AES Energy Storage proposed three 20 MW battery storage facilities in the upstate New York counties of Broome, Onondaga and Niagara. AES previously developed a 2 x 1 MW grid-scale energy storage system constructed with battery cells manufactured by Altair Nanotechnologies. The system has the capability to deliver 1 MW of power to the grid for 15 minutes.

Energy storage also made notable progress recently in California, with the passage of AB 2514 at the end of September by the California State Assembly. The bill requires the Public Utilities Commission by March 1, 2012 to open a proceeding to “consider establishing investor owned utility procurement targets for viable and cost-effective energy storage systems” to be achieved by the end of 2015. It has an additional target to be achieved by the end 2020. Publicly owned utilities would have comparable requirements and would be required to develop plans to maximize shifting of electricity use for air-conditioning and refrigeration from peak demand periods to off peak periods.

Another element essential to widespread use of energy storage in the grid (and renewable energy in general) is standardization. One standard of importance is IEEE P1547.8, which is focused on high-penetration, grid-connected photovoltaic technology, including energy storage aspects.

Chemical energy storage devices (batteries) and electrochemical capacitors (ECs) are among the leading energy storage technologies today. Both are based on electrochemistry. The fundamental difference between them is that batteries store energy in chemical reactants capable of generating charge, whereas ECs store energy directly as charge.

A convenient way to compare the operational characteristics for batteries and ECs is to plot the power density as a function of energy density, as shown in Figure 3,below. The “capacitors” shown on the low-energy-density end refer to the dielectric and electrolytic types widely used in power and consumer electronic circuits. These types of capacitors have very high power, very fast response time, almost unlimited cycle life and zero maintenance. However, their energy density is very low (less than 0.1 Wh/kg in most cases). Hence, they store very small amounts of energy and are not useful for applications in which significant energy storage is needed. On the other hand, ECs can operate over a fairly broad range of energy and power densities. This versatility is a key feature for adapting EC systems for energy storage, energy harvesting, and energy regeneration applications.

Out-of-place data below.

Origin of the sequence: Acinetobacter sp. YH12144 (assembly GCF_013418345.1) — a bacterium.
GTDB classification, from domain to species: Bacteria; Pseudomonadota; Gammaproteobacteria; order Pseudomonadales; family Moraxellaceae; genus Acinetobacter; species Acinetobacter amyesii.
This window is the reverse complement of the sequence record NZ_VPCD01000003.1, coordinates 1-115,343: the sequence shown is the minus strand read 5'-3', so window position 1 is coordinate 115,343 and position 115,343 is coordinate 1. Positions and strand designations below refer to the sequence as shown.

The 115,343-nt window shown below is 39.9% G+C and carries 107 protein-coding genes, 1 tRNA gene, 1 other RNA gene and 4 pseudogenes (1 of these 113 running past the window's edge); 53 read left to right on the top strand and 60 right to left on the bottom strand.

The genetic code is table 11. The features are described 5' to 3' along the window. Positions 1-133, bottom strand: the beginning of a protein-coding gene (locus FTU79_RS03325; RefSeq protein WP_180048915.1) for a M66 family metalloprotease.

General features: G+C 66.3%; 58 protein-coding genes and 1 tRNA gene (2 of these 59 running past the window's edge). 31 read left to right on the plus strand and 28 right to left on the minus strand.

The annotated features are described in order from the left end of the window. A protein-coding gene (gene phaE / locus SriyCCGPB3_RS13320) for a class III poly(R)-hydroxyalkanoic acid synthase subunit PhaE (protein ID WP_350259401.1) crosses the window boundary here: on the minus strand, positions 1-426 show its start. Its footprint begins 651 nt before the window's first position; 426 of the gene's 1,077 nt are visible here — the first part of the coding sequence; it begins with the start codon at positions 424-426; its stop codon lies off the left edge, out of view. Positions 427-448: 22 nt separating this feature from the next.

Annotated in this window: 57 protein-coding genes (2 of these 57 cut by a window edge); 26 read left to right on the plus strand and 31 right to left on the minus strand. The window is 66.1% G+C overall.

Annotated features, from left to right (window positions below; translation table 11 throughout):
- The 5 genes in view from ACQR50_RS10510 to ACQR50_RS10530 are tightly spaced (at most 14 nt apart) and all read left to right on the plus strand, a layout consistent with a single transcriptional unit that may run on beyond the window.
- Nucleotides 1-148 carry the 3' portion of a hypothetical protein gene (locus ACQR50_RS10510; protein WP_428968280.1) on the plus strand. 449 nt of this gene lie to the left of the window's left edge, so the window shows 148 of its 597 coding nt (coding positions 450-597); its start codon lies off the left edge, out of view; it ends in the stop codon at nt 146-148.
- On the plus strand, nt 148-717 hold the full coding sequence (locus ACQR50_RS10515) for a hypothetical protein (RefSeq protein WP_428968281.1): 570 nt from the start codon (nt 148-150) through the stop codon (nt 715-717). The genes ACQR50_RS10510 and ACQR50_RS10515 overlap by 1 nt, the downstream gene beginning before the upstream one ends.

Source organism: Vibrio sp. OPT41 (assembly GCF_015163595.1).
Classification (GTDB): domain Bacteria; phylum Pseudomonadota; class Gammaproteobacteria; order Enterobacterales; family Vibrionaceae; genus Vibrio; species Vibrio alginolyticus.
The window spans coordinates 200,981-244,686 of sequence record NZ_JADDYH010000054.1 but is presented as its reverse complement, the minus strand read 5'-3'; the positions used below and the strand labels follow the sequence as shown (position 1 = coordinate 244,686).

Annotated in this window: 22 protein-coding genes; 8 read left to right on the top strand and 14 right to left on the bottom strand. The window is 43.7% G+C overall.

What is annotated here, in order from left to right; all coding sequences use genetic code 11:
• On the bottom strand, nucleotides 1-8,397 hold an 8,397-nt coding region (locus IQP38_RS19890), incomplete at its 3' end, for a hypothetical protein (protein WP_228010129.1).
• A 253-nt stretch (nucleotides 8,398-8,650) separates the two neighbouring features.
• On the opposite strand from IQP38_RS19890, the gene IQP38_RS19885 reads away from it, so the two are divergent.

Unfortunately, according to a Department of Energy report “Basic Research Needs for Electrical Energy Storage,” the performance of current electrical energy storage (EES) technologies falls well short of requirements for using electrical energy efficiently in transportation, commercial and residential applications.

For example, EES devices with substantially higher energy and power densities and faster recharge times are needed if all-electric/plug-in hybrid vehicles are to be deployed broadly as replacements for gasoline-powered vehicles. Although EES devices have been available for many decades, there are many fundamental gaps in understanding the atomic- and molecular-level processes that govern their operation, performance limitations and failure.

The government report call for fundamental research to uncover the underlying principles that govern these complex and interrelated processes. “With a full understanding of these processes,” the report said, “new concepts can be formulated for addressing present EES technology gaps and meeting future energy storage requirements.”